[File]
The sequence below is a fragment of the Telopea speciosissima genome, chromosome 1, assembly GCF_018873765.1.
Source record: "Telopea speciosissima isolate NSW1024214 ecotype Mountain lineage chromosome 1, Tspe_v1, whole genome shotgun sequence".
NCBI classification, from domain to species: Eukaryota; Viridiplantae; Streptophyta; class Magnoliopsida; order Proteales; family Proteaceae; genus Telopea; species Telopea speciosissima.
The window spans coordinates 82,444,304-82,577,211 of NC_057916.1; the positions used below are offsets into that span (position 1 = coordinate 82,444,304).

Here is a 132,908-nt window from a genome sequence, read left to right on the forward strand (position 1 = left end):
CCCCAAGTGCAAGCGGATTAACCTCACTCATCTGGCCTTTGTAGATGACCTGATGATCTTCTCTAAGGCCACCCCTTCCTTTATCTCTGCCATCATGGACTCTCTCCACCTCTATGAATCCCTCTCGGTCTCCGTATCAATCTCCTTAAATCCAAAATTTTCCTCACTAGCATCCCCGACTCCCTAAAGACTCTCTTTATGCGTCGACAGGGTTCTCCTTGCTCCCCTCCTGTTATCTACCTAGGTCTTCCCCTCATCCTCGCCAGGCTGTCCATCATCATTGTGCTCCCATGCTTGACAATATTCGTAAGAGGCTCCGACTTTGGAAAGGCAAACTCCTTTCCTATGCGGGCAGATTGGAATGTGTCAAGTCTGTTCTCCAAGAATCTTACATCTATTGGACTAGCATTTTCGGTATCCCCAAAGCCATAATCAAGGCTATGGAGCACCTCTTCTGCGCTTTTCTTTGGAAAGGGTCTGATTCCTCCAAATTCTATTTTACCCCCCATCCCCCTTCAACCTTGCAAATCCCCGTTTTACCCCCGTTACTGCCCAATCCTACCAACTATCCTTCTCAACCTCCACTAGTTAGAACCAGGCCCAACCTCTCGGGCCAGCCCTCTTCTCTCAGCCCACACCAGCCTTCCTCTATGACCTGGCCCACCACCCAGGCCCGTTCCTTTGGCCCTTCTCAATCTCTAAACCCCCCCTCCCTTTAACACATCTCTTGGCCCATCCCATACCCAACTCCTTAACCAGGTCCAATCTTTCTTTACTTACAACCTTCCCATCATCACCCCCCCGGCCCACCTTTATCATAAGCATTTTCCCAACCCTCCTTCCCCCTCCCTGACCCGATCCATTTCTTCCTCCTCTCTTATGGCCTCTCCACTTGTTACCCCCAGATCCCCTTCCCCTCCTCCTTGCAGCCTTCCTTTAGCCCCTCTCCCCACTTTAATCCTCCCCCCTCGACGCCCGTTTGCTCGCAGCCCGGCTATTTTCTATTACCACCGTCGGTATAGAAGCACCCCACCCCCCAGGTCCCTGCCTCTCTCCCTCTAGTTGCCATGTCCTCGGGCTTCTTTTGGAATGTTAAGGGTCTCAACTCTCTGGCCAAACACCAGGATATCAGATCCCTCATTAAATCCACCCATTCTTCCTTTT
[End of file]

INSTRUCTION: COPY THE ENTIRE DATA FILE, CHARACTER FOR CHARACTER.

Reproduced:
The sequence below is a fragment of the Telopea speciosissima genome, chromosome 1, assembly GCF_018873765.1.
Source record: "Telopea speciosissima isolate NSW1024214 ecotype Mountain lineage chromosome 1, Tspe_v1, whole genome shotgun sequence".
NCBI classification, from domain to species: Eukaryota; Viridiplantae; Streptophyta; class Magnoliopsida; order Proteales; family Proteaceae; genus Telopea; species Telopea speciosissima.
The window spans coordinates 82,444,304-82,577,211 of NC_057916.1; the positions used below are offsets into that span (position 1 = coordinate 82,444,304).

Here is a 132,908-nt window from a genome sequence, read left to right on the forward strand (position 1 = left end):
CCCCAAGTGCAAGCGGATTAACCTCACTCATCTGGCCTTTGTAGATGACCTGATGATCTTCTCTAAGGCCACCCCTTCCTTTATCTCTGCCATCATGGACTCTCTCCACCTCTATGAATCCCTCTCGGTCTCCGTATCAATCTCCTTAAATCCAAAATTTTCCTCACTAGCATCCCCGACTCCCTAAAGACTCTCTTTATGCGTCGACAGGGTTCTCCTTGCTCCCCTCCTGTTATCTACCTAGGTCTTCCCCTCATCCTCGCCAGGCTGTCCATCATCATTGTGCTCCCATGCTTGACAATATTCGTAAGAGGCTCCGACTTTGGAAAGGCAAACTCCTTTCCTATGCGGGCAGATTGGAATGTGTCAAGTCTGTTCTCCAAGAATCTTACATCTATTGGACTAGCATTTTCGGTATCCCCAAAGCCATAATCAAGGCTATGGAGCACCTCTTCTGCGCTTTTCTTTGGAAAGGGTCTGATTCCTCCAAATTCTATTTTACCCCCCATCCCCCTTCAACCTTGCAAATCCCCGTTTTACCCCCGTTACTGCCCAATCCTACCAACTATCCTTCTCAACCTCCACTAGTTAGAACCAGGCCCAACCTCTCGGGCCAGCCCTCTTCTCTCAGCCCACACCAGCCTTCCTCTATGACCTGGCCCACCACCCAGGCCCGTTCCTTTGGCCCTTCTCAATCTCTAAACCCCCCCTCCCTTTAACACATCTCTTGGCCCATCCCATACCCAACTCCTTAACCAGGTCCAATCTTTCTTTACTTACAACCTTCCCATCATCACCCCCCCGGCCCACCTTTATCATAAGCATTTTCCCAACCCTCCTTCCCCCTCCCTGACCCGATCCATTTCTTCCTCCTCTCTTATGGCCTCTCCACTTGTTACCCCCAGATCCCCTTCCCCTCCTCCTTGCAGCCTTCCTTTAGCCCCTCTCCCCACTTTAATCCTCCCCCCTCGACGCCCGTTTGCTCGCAGCCCGGCTATTTTCTATTACCACCGTCGGTATAGAAGCACCCCACCCCCCAGGTCCCTGCCTCTCTCCCTCTAGTTGCCATGTCCTCGGGCTTCTTTTGGAATGTTAAGGGTCTCAACTCTCTGGCCAAACACCAGGATATCAGATCCCTCATTAAATCCACCCATTCTTCCTTTT